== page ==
Market watchers have long considered MSM overuse of finance buzzwords as contrarian indicators. For instance, if every single media outlet in mid-2000 was crowing Dow 36,000 and how dot-com would change everything, savvy investors knew it was time to sell. We kicked off the latest buzzword watch here at Global Finance Net with our D-Watch yesterday and not even 24 hours later we have a decent list of “D” words buzzing around the Internet and the MSM, but is it a contrarian indicator this time?
Today’s News, Brought to You by the Letter D
Two of today’s most prominent financial and economic luminaries were in full D-Watch mode today. Nouriel Roubini started with a post at RGE Monitor titled “The Deadly Dirty D-Words”. Not to be outdone, Nobel Prize winning economist (and contemporary of Fed Chair Ben Bernanke) Paul Krugman met Roubini D for D in the New York Times with “The Lame Duck Economy”.
I. Like Two Ds in a Pod
Krugman and Roubini’s works fit together perfectly. Krugman articulates a warning I alluded to at the end of my post on the failure of the Treasury’s bailout plan (see, Paulson: Our TARP Has the Blues). The warning is that there is precious little time to act on the global financial crisis and policy dithering until the Obama Administration can take over on January 20 may prove disastrous.
Roubini follows Krugman perfectly with a doable policy outline that can be acted upon immediately. Like him or not Roubini, a.k.a. “Dr. Doom”, has an impeccable track record calling this crisis and his advice should be taken very seriously.
Getting back to D-Watch, the trends both authors noted in their articles were:
- Deflation (Krugman and Roubini)
- Debt (Roubini)
- Defaults (Roubini)
- Detroit (Krugman)
II. Deflation is the Demon we Despise
Our last post discussed the Roman Empire’s Crisis of the Third Century and the post-crisis events that eventually led to the fall of Rome two centuries later. The Crisis was a classic inflationary-deflationary trap where money supply was at first inflated, then a deflationary spiral crashed everything. Our current situation is not so different:
- Alexander Severus devalued Roman currency to pay for his wars, as Alan Greenspan let M3 explode to inflate the housing bubble.
- Asset and commodity prices in the Roman Empire went up in nominal terms as did housing and commodities in the U.S. (though in real terms, think of these assets relative to wages or Euros, real asset values were beginning to deflate).
- Once all saved value had been leveraged in to debt asset prices ceased inflating and started to deflate in nominal terms (not just real).
III. D-Watch Plays Heavy Metal
We can see, if you will pardon my use of the term, depression signs in the spot trading for two base metals, nickel and copper. It goes without saying that Ni and Cu are used in just about every product we buy, so a sharp turn in their markets is not a good economic sign.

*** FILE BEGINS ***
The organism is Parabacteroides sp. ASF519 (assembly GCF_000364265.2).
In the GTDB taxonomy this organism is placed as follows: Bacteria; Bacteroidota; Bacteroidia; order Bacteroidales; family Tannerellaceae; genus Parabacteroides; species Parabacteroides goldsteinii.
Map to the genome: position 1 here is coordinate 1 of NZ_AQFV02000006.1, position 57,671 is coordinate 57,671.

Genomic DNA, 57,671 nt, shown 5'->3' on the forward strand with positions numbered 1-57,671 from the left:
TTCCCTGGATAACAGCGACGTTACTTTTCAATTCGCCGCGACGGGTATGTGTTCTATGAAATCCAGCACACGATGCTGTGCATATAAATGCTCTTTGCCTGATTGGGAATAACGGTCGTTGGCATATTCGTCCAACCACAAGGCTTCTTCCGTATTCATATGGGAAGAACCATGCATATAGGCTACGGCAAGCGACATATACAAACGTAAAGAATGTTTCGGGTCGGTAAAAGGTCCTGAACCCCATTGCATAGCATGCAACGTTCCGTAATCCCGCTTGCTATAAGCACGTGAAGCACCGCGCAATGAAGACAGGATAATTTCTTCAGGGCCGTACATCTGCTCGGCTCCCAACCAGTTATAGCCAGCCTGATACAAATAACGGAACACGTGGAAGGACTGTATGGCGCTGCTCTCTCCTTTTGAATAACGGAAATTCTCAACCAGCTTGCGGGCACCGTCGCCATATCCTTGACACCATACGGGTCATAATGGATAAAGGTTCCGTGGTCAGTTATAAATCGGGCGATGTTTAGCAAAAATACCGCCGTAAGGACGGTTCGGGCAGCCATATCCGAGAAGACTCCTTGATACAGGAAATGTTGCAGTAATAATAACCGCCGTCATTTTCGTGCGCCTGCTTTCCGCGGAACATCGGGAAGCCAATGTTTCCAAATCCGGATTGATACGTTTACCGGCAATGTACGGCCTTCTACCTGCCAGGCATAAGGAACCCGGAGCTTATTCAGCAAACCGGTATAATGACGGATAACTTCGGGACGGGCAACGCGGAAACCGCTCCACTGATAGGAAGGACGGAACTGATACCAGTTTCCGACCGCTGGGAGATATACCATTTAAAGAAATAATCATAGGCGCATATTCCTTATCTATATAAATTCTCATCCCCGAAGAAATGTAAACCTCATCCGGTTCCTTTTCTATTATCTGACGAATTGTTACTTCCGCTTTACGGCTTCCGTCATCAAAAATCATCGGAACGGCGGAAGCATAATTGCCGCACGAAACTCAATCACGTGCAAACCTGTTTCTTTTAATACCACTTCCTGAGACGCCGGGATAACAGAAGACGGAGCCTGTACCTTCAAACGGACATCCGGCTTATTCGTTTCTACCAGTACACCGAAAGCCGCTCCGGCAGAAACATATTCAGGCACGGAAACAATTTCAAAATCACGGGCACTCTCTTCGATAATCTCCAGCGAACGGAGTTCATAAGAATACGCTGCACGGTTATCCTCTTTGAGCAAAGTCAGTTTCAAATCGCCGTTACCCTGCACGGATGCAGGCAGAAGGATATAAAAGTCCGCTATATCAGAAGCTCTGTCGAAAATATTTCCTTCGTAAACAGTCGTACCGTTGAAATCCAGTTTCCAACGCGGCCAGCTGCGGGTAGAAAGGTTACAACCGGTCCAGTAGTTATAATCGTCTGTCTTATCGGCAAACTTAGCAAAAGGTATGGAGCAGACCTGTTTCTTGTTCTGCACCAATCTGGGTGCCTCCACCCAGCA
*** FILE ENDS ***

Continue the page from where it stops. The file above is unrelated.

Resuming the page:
Nickle Prices Fall, LME Stocks Back Up
The two charts below from Kitco Base Metals show the drop in demand pressures on the nickel market.
The price chart illustrates the sharp fall in price from the 2005-2007 bubble, while the LME stocks chart shows more room for a further price drop due to build-up in supply.
Copper Prices Fall, Stocks Better Off
The copper market is a bit healthier than Nickel, though we should remember that copper was in such short supply it was not uncommon to hear stories of copper cable theft. I haven’t heard any of those stories recently.
IV. What to D-do about D-flation in D-cember?
Remember that D-Watch is still about looking for a Depression, not deflation, which would be just one element of a Depression. As I have stressed and as Krugman and Roubini seem to say, policymakers have precious little time. Here is why action is needed now and why deflation needs to be taken very, very seriously:
- Almost all policy remedies fail in case of deflation. Monetary policy fails, only fiscal spending has any hope of curing deflation. There is no trade policy, private sector remedy, invention or movement that can stop deflation, except massive spending or all out war.
- All of the buy gold, treasuries, silver, and so on as a safe haven is meaningless in deflation. There are no financial safe havens in a deflation.
- Note from point 1 as to how deflations were cured in the past. In Rome’s case it was division of the Empire and war, in Russia’s case it was spending from the oil price boom during the early 2000s, in the case of the Great Depression it was a combination of the New Deal and WWII.
(N.B.: I have purposely kept the number of links in this post low as Global Finance Net has been having problems updating in Blogger and Technorati search engines. Apparently, blogs with high numbers of links are flagged as spam blogs, so let’s see if lowering our links helps at all. Grrrr.)
. . . And that’s how it goes